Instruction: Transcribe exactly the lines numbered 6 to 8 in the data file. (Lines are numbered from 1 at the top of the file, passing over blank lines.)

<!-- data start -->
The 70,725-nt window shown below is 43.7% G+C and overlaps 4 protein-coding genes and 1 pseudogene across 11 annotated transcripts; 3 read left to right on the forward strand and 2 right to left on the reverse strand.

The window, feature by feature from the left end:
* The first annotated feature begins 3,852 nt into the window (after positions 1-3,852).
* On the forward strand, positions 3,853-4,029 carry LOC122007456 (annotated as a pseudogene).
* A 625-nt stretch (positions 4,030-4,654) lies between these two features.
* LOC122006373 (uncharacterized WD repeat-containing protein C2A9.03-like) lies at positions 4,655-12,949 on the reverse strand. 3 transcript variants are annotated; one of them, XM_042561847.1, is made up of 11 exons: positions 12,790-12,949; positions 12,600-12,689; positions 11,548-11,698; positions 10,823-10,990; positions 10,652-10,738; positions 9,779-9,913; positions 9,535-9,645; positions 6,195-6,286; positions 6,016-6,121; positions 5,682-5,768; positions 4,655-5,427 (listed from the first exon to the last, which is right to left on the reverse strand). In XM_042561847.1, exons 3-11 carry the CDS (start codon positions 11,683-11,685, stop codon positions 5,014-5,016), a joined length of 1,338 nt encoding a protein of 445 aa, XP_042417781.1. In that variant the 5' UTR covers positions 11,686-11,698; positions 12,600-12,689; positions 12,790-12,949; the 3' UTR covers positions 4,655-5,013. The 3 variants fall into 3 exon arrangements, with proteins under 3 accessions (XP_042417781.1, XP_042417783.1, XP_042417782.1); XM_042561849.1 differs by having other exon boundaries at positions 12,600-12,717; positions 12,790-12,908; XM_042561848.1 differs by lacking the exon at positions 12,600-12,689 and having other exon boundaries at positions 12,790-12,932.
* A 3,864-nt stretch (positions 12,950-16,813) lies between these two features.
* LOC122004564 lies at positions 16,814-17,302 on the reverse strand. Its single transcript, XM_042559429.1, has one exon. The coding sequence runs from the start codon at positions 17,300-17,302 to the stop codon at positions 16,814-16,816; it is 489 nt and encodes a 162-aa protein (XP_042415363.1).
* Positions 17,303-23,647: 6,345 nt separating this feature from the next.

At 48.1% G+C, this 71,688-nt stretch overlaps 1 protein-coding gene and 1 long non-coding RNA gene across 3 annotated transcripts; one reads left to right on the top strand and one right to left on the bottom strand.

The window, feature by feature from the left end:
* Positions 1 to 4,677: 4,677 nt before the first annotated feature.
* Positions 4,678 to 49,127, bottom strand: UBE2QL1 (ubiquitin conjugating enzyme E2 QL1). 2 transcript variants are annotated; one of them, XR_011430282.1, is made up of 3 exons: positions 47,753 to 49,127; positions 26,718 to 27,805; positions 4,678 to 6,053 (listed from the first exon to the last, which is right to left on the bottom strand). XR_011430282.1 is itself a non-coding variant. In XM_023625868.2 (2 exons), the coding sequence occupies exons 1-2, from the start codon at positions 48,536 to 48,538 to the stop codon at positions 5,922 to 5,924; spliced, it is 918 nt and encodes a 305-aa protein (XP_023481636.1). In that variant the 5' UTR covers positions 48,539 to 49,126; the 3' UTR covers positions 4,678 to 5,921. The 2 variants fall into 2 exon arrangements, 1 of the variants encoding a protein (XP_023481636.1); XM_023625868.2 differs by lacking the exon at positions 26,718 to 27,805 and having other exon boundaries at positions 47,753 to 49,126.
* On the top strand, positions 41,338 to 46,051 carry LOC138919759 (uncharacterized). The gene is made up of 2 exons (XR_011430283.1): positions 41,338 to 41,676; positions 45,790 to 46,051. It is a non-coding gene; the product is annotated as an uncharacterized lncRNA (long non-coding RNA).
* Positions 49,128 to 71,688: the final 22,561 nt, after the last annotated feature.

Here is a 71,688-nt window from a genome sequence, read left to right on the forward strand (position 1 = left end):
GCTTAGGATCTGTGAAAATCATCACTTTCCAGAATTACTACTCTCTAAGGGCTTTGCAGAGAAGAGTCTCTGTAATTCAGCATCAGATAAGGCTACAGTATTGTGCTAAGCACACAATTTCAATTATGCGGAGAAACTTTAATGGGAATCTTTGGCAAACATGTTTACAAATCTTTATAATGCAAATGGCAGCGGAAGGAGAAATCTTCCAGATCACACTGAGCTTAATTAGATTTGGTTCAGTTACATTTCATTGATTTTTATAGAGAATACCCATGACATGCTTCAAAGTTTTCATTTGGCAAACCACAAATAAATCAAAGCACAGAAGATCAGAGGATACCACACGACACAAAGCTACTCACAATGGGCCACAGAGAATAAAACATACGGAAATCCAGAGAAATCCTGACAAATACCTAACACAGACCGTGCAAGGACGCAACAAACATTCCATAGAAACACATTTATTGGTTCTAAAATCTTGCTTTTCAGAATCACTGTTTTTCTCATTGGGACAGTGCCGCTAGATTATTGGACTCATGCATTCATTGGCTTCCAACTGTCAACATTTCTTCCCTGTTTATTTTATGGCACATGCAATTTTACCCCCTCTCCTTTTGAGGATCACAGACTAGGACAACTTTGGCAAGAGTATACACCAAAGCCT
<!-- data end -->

* LOC122006373 (uncharacterized WD repeat-containing protein C2A9.03-like) lies at positions 4,655-12,949 on the reverse strand. 3 transcript variants are annotated; one of them, XM_042561847.1, is made up of 11 exons: positions 12,790-12,949; positions 12,600-12,689; positions 11,548-11,698; positions 10,823-10,990; positions 10,652-10,738; positions 9,779-9,913; positions 9,535-9,645; positions 6,195-6,286; positions 6,016-6,121; positions 5,682-5,768; positions 4,655-5,427 (listed from the first exon to the last, which is right to left on the reverse strand). In XM_042561847.1, exons 3-11 carry the CDS (start codon positions 11,683-11,685, stop codon positions 5,014-5,016), a joined length of 1,338 nt encoding a protein of 445 aa, XP_042417781.1. In that variant the 5' UTR covers positions 11,686-11,698; positions 12,600-12,689; positions 12,790-12,949; the 3' UTR covers positions 4,655-5,013. The 3 variants fall into 3 exon arrangements, with proteins under 3 accessions (XP_042417781.1, XP_042417783.1, XP_042417782.1); XM_042561849.1 differs by having other exon boundaries at positions 12,600-12,717; positions 12,790-12,908; XM_042561848.1 differs by lacking the exon at positions 12,600-12,689 and having other exon boundaries at positions 12,790-12,932.
* A 3,864-nt stretch (positions 12,950-16,813) lies between these two features.
* LOC122004564 lies at positions 16,814-17,302 on the reverse strand. Its single transcript, XM_042559429.1, has one exon. The coding sequence runs from the start codon at positions 17,300-17,302 to the stop codon at positions 16,814-16,816; it is 489 nt and encodes a 162-aa protein (XP_042415363.1).